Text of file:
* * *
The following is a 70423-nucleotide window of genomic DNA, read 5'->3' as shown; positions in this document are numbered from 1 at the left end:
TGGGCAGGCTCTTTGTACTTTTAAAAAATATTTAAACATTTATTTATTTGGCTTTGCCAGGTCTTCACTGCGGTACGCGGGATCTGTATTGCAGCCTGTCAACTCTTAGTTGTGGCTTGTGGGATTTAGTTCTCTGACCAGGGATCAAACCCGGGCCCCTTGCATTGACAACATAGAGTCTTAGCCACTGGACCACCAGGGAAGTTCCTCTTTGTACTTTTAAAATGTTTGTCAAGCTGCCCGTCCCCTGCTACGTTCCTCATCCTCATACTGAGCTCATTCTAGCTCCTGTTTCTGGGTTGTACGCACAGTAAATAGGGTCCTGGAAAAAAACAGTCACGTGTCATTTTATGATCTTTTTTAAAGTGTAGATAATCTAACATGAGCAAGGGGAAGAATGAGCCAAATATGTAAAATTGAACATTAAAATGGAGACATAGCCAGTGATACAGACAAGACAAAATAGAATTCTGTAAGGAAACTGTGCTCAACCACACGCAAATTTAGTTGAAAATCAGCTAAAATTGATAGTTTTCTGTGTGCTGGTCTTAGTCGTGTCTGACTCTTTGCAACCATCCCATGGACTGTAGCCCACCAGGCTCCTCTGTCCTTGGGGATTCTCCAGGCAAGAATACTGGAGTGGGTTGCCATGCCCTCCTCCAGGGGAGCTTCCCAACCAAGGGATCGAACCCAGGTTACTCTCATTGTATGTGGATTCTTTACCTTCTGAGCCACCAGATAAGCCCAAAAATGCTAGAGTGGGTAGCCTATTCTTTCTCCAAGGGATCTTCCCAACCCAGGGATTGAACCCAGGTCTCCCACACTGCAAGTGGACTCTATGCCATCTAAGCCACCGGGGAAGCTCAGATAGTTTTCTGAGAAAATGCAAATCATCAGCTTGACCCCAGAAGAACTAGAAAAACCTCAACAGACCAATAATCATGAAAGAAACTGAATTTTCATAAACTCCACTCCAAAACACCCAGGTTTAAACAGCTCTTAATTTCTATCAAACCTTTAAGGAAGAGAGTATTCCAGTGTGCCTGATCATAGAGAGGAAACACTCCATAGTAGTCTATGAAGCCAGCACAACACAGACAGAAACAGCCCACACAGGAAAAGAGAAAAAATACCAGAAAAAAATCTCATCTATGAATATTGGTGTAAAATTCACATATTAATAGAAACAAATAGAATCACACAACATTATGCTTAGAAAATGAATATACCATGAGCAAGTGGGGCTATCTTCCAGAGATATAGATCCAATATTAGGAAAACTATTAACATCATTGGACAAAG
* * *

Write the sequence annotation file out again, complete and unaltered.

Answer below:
The following is a 70423-nucleotide window of genomic DNA, read 5'->3' as shown; positions in this document are numbered from 1 at the left end:
TGGGCAGGCTCTTTGTACTTTTAAAAAATATTTAAACATTTATTTATTTGGCTTTGCCAGGTCTTCACTGCGGTACGCGGGATCTGTATTGCAGCCTGTCAACTCTTAGTTGTGGCTTGTGGGATTTAGTTCTCTGACCAGGGATCAAACCCGGGCCCCTTGCATTGACAACATAGAGTCTTAGCCACTGGACCACCAGGGAAGTTCCTCTTTGTACTTTTAAAATGTTTGTCAAGCTGCCCGTCCCCTGCTACGTTCCTCATCCTCATACTGAGCTCATTCTAGCTCCTGTTTCTGGGTTGTACGCACAGTAAATAGGGTCCTGGAAAAAAACAGTCACGTGTCATTTTATGATCTTTTTTAAAGTGTAGATAATCTAACATGAGCAAGGGGAAGAATGAGCCAAATATGTAAAATTGAACATTAAAATGGAGACATAGCCAGTGATACAGACAAGACAAAATAGAATTCTGTAAGGAAACTGTGCTCAACCACACGCAAATTTAGTTGAAAATCAGCTAAAATTGATAGTTTTCTGTGTGCTGGTCTTAGTCGTGTCTGACTCTTTGCAACCATCCCATGGACTGTAGCCCACCAGGCTCCTCTGTCCTTGGGGATTCTCCAGGCAAGAATACTGGAGTGGGTTGCCATGCCCTCCTCCAGGGGAGCTTCCCAACCAAGGGATCGAACCCAGGTTACTCTCATTGTATGTGGATTCTTTACCTTCTGAGCCACCAGATAAGCCCAAAAATGCTAGAGTGGGTAGCCTATTCTTTCTCCAAGGGATCTTCCCAACCCAGGGATTGAACCCAGGTCTCCCACACTGCAAGTGGACTCTATGCCATCTAAGCCACCGGGGAAGCTCAGATAGTTTTCTGAGAAAATGCAAATCATCAGCTTGACCCCAGAAGAACTAGAAAAACCTCAACAGACCAATAATCATGAAAGAAACTGAATTTTCATAAACTCCACTCCAAAACACCCAGGTTTAAACAGCTCTTAATTTCTATCAAACCTTTAAGGAAGAGAGTATTCCAGTGTGCCTGATCATAGAGAGGAAACACTCCATAGTAGTCTATGAAGCCAGCACAACACAGACAGAAACAGCCCACACAGGAAAAGAGAAAAAATACCAGAAAAAAATCTCATCTATGAATATTGGTGTAAAATTCACATATTAATAGAAACAAATAGAATCACACAACATTATGCTTAGAAAATGAATATACCATGAGCAAGTGGGGCTATCTTCCAGAGATATAGATCCAATATTAGGAAAACTATTAACATCATTGGACAAAG